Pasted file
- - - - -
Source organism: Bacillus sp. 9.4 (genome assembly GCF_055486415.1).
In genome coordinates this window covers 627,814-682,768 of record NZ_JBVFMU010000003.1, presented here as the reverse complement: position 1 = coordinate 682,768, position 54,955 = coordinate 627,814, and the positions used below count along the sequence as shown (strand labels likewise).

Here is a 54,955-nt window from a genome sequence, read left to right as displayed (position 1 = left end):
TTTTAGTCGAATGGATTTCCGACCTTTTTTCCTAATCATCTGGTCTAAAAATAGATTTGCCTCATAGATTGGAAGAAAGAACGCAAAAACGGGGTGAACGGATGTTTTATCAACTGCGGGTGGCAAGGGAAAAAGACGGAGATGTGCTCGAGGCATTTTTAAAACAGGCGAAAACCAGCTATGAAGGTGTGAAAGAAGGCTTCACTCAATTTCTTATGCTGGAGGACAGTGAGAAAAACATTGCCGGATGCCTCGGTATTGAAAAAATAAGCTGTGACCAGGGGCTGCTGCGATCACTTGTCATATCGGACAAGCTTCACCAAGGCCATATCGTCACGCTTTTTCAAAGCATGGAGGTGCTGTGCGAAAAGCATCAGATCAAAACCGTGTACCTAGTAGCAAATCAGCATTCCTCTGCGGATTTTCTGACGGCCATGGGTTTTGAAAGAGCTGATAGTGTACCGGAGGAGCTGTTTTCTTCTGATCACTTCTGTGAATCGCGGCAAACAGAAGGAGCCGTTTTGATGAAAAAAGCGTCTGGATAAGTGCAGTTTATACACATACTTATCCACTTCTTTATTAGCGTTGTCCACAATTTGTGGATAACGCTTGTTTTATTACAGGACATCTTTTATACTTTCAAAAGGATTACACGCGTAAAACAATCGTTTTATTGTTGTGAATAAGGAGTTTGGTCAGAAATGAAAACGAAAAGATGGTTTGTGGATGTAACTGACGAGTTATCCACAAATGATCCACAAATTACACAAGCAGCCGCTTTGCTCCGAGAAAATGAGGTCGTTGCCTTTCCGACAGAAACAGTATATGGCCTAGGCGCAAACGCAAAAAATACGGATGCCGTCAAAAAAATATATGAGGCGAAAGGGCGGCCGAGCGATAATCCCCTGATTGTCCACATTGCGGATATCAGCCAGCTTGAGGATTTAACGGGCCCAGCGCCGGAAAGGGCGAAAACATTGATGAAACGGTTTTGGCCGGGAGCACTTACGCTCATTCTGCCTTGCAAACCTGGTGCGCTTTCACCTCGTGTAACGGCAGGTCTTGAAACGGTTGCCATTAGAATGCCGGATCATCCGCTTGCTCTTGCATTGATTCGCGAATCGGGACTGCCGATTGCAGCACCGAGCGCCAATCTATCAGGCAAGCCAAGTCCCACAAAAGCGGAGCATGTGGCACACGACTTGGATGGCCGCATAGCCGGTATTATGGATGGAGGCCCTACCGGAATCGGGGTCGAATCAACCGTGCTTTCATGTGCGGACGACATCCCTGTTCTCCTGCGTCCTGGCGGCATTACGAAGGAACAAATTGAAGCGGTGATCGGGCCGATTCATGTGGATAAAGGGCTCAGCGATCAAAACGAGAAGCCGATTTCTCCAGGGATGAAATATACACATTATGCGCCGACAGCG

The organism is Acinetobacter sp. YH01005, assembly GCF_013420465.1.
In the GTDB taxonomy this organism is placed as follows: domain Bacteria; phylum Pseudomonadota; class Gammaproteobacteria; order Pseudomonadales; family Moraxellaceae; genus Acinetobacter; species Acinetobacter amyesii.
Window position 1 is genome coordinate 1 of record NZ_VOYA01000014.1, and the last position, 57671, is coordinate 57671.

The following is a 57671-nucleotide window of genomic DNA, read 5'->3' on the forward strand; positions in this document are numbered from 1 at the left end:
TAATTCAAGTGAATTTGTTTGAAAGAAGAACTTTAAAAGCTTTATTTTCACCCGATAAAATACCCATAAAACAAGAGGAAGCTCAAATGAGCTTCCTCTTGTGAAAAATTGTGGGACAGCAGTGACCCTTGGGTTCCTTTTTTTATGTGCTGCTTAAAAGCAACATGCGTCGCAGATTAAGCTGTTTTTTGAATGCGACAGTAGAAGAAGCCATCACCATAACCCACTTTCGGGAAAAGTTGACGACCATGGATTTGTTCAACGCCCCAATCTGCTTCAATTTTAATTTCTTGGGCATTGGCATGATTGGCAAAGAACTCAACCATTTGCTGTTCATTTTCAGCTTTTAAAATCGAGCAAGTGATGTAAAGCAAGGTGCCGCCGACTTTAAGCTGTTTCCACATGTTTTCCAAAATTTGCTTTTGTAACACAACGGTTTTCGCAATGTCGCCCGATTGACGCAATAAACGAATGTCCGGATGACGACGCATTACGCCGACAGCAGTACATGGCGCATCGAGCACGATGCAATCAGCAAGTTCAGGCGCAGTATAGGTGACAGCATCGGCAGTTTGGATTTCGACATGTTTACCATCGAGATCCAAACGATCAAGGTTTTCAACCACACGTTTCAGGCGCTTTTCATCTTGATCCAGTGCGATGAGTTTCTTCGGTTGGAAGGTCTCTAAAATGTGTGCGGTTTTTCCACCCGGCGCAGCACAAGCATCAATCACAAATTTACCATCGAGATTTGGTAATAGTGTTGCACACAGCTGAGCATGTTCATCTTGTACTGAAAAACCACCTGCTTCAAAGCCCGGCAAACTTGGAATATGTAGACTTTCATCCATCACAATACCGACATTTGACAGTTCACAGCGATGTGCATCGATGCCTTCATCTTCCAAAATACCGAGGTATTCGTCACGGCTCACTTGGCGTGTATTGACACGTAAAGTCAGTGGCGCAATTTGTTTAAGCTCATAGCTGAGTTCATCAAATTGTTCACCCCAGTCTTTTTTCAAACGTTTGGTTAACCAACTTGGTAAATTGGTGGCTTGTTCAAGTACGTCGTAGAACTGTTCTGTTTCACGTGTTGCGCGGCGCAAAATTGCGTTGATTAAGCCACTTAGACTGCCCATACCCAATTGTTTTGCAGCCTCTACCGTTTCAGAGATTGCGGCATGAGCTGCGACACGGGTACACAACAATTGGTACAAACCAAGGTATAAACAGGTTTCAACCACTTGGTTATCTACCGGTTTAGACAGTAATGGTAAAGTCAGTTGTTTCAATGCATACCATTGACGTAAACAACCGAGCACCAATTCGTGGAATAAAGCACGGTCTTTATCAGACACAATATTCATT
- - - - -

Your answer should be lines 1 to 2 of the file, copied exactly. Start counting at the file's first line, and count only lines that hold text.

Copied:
Source organism: Bacillus sp. 9.4 (genome assembly GCF_055486415.1).
In genome coordinates this window covers 627,814-682,768 of record NZ_JBVFMU010000003.1, presented here as the reverse complement: position 1 = coordinate 682,768, position 54,955 = coordinate 627,814, and the positions used below count along the sequence as shown (strand labels likewise).